By Martin Rogers
FOX Sports Columnist
There are numerous ways to watch Dorian Thompson-Robinson play quarterback, but here’s the one that will give you the most enjoyment.
Come for the highlights. Stay for … even more highlights.
Don’t think for a second here that I’m suggesting Thompson-Robinson — aka DTR, aka the main reason UCLA football is bathing in glee, aka a rapidly-emerging Heisman challenger — is more about flash than fundamentals.
Quite the opposite. The Bruins’ spring-heeled signal caller has depth to his story, as a heavy-thinking tactician who doubles as a chess expert and survived a miserable start to his college career, but burst into life last season before temporarily shunning the National Football League.
Thompson-Robinson gave up a near-certain spot in the draft to come back for a fifth college season. The results have justified his choice while giving him the status as the most improved player in the country since 2020. Bold statement? Go ahead, show me someone else who has made greater strides.
But worthy as all those things are, it’s just that you can’t get past the eye-catching nature of the way he goes about his game; a spritely, sprinting, high-hurdling, big-throwing show that freewheels to the very limits of head coach Chip Kelly’s system and sometimes still oversteps the boundaries of risk aversion.
The possibility of mistakes is all part of the fun, but with 1,510 yards, 15 touchdowns and two interceptions on the year, the prospect of danger might now be an illusion. And UCLA is undeniably fun to watch right now.
Heading into Saturday’s visit to Oregon (5-1), the 9th-ranked Bruins are 6-0 with notable back-to-back wins over Washington (then ranked No. 15) and Utah (then No. 11), so far steering clear of a tail-off that has been predicted for them right from the beginning of the campaign.
There is levity to their play that stems from the style and personality of the man under center. If such an approach can persist, even as expectation grows and brings the gnawing clasp of pressure with it, the team could be headed for something truly special.
“You get more and more things added onto your plate and the games get bigger as you go,” Thompson-Robinson told reporters. “We’re trying to keep that pace going. We know who we are, we understand that and we also understand the work that needs to go into keeping that.”
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Standing out as a football team in Los Angeles is a tricky proposition. Franchises, teams and programs face a lot of competition for the warm, smoggy airspace in these parts.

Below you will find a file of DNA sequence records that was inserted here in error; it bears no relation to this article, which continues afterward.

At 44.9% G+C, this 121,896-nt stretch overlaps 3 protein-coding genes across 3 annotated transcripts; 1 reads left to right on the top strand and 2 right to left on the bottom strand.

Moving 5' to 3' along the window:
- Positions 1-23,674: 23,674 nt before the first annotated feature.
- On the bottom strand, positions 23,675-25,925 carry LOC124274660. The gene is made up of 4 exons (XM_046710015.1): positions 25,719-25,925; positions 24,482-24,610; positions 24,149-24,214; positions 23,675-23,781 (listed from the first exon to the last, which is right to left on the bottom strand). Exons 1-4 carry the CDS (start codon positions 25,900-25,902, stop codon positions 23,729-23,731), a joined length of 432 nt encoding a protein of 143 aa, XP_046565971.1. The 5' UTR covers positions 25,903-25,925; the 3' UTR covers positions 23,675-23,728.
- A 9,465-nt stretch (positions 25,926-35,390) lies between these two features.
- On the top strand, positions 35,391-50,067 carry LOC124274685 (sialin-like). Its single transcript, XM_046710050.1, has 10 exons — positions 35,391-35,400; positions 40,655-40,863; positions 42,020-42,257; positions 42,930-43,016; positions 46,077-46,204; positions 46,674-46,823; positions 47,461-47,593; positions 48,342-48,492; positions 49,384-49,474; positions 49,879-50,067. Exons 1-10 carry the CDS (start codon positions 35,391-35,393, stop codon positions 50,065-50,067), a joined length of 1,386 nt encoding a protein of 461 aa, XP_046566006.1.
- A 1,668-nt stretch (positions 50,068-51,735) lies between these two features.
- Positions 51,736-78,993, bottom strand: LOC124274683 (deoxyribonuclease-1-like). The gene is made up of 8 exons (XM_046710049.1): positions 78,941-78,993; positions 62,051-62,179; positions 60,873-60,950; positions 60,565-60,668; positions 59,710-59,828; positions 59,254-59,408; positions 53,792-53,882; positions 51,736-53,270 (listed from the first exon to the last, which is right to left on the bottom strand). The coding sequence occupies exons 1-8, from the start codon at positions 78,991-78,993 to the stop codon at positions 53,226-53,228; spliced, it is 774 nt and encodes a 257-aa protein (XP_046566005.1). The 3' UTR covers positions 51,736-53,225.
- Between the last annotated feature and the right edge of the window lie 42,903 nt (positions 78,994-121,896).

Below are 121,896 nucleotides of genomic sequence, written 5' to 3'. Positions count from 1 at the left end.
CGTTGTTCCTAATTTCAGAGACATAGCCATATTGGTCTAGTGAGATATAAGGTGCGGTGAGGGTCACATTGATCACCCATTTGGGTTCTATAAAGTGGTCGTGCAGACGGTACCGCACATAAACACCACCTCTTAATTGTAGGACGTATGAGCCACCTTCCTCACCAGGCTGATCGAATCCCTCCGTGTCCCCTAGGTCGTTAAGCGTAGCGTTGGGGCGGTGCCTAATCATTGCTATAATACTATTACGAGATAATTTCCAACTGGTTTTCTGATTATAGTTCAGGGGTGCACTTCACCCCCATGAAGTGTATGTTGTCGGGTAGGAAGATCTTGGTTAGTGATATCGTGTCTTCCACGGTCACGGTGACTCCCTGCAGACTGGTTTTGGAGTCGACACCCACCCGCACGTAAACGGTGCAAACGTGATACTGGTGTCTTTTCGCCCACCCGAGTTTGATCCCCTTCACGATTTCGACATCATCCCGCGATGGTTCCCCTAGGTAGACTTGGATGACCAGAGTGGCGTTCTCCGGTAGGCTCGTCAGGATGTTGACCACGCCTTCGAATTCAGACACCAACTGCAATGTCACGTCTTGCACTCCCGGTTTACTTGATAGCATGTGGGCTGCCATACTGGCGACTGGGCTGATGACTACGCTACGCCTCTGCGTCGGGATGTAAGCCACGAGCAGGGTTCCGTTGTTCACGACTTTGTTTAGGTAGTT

Tinseltown boasts nine teams across a combination of the traditional leagues, Major League Soccer and the WNBA, and that’s not counting the NHL’s Ducks and MLB’s Angels in nearby Anaheim or UCLA and USC football. Just winning isn’t enough, there is an implied requirement to entertain while doing so, as well.
Even then, the local populace takes some convincing. Despite Thompson-Robinson’s electrifying efforts and UCLA’s statement wins, there have still been a noticeable number of empty seats at the Rose Bowl for home games. USC, despite its revival under Lincoln Riley, is experiencing something similar, while both teams are poised to head to the Big Ten in 2024.
Getting butts in seats is a conundrum for the marketing folks and their pricing algorithms to figure out, but no one can question DTR is upholding his mandate —winning — and doing so with panache.
The most serious hint to the nation that this was a version of UCLA worth taking seriously under Kelly — who returns to his old haunts in Eugene this weekend — was in Week 5 against Washington.
On a Friday evening, Thompson-Robinson pinged passes into tight windows, marched the Bruins downfield with pace, leaped into the air to bypass oncoming defenders and, on one cheekily memorable play, paused a moment as he headed for the goal-line — giving just enough time for two Washington players to run into each other, not him.
Beating Utah a week later solidified UCLA as a rising force. Oregon might be the biggest test of the bunch, the No. 10 Ducks entering the game as a 6.5-point favorite, per FOX Bet.
Kelly, for one, has unshakeable faith in his QB.
“He’s a lifelong learner and he wants to get better on a daily basis,” Kelly told reporters. “He’s always trying to constantly improve and that’s the fun part of coaching him.”
Thompson-Robinson brings an abundance of brainpower, but his greatest plays are in the moment, instinctive, immediate, with no room for much of a first guess, let alone any extra ones.
Those plays, man. Those skyward leaps, those fearless decisions, those jukes out of the pocket to lead defenders on a game of tag. Sometimes, yes, putting it in the wrong spot too, because that’s what happens when you just go for it, all the time.
Dorian Thompson-Robinson heads to the pylon for the opening score, UCLA leads Utah 7-0
Dorian Thompson-Robinson heads to the pylon for the opening score, the UCLA Bruins lead the Utah Utes 7-0.
One of the most exciting things in football is to have a quarterback who doesn’t think, but just plays, unabashed.
One of the most productive things is when a QB treats the sport like a true craft, with analysis, perception and structure being the key words to live by.
Somehow, some way, UCLA might have gotten both those things, in one QB package. A highlight package, no less.
Martin Rogers is a columnist for FOX Sports and the author of the FOX Sports Insider newsletter. Follow him on Twitter @MRogersFOX and subscribe to the daily newsletter.
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